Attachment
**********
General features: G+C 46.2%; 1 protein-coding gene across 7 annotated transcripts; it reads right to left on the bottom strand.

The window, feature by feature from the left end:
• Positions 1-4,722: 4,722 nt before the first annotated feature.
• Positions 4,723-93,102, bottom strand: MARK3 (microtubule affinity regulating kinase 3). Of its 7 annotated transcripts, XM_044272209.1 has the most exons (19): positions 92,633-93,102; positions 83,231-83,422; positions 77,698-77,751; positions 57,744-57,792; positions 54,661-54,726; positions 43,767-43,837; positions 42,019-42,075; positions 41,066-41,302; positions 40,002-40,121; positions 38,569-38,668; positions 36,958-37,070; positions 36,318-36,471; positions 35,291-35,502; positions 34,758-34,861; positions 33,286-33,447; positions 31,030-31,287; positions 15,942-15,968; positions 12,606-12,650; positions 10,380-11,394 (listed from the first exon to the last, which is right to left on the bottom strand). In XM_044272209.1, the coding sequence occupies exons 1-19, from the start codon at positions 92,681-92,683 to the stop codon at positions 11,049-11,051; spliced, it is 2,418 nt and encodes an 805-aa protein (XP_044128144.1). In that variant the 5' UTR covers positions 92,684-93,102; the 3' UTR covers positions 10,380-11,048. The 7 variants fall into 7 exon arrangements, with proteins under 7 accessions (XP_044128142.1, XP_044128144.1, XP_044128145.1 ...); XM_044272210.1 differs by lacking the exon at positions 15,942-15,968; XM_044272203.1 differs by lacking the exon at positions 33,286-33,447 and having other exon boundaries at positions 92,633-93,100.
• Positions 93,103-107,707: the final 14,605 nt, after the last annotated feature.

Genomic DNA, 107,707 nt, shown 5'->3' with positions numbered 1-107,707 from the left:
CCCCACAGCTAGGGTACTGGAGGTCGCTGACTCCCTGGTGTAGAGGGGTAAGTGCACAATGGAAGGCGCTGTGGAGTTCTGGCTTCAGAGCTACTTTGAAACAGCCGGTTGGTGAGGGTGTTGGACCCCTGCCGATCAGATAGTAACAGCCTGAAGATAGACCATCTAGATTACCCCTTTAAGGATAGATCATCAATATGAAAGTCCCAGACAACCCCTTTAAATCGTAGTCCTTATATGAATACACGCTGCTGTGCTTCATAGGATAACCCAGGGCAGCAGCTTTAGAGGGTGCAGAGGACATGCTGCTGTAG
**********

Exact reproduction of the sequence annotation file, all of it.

General features: G+C 46.2%; 1 protein-coding gene across 7 annotated transcripts; it reads right to left on the bottom strand.

The window, feature by feature from the left end:
• Positions 1-4,722: 4,722 nt before the first annotated feature.
• Positions 4,723-93,102, bottom strand: MARK3 (microtubule affinity regulating kinase 3). Of its 7 annotated transcripts, XM_044272209.1 has the most exons (19): positions 92,633-93,102; positions 83,231-83,422; positions 77,698-77,751; positions 57,744-57,792; positions 54,661-54,726; positions 43,767-43,837; positions 42,019-42,075; positions 41,066-41,302; positions 40,002-40,121; positions 38,569-38,668; positions 36,958-37,070; positions 36,318-36,471; positions 35,291-35,502; positions 34,758-34,861; positions 33,286-33,447; positions 31,030-31,287; positions 15,942-15,968; positions 12,606-12,650; positions 10,380-11,394 (listed from the first exon to the last, which is right to left on the bottom strand). In XM_044272209.1, the coding sequence occupies exons 1-19, from the start codon at positions 92,681-92,683 to the stop codon at positions 11,049-11,051; spliced, it is 2,418 nt and encodes an 805-aa protein (XP_044128144.1). In that variant the 5' UTR covers positions 92,684-93,102; the 3' UTR covers positions 10,380-11,048. The 7 variants fall into 7 exon arrangements, with proteins under 7 accessions (XP_044128142.1, XP_044128144.1, XP_044128145.1 ...); XM_044272210.1 differs by lacking the exon at positions 15,942-15,968; XM_044272203.1 differs by lacking the exon at positions 33,286-33,447 and having other exon boundaries at positions 92,633-93,100.
• Positions 93,103-107,707: the final 14,605 nt, after the last annotated feature.

Genomic DNA, 107,707 nt, shown 5'->3' with positions numbered 1-107,707 from the left:
CCCCACAGCTAGGGTACTGGAGGTCGCTGACTCCCTGGTGTAGAGGGGTAAGTGCACAATGGAAGGCGCTGTGGAGTTCTGGCTTCAGAGCTACTTTGAAACAGCCGGTTGGTGAGGGTGTTGGACCCCTGCCGATCAGATAGTAACAGCCTGAAGATAGACCATCTAGATTACCCCTTTAAGGATAGATCATCAATATGAAAGTCCCAGACAACCCCTTTAAATCGTAGTCCTTATATGAATACACGCTGCTGTGCTTCATAGGATAACCCAGGGCAGCAGCTTTAGAGGGTGCAGAGGACATGCTGCTGTAG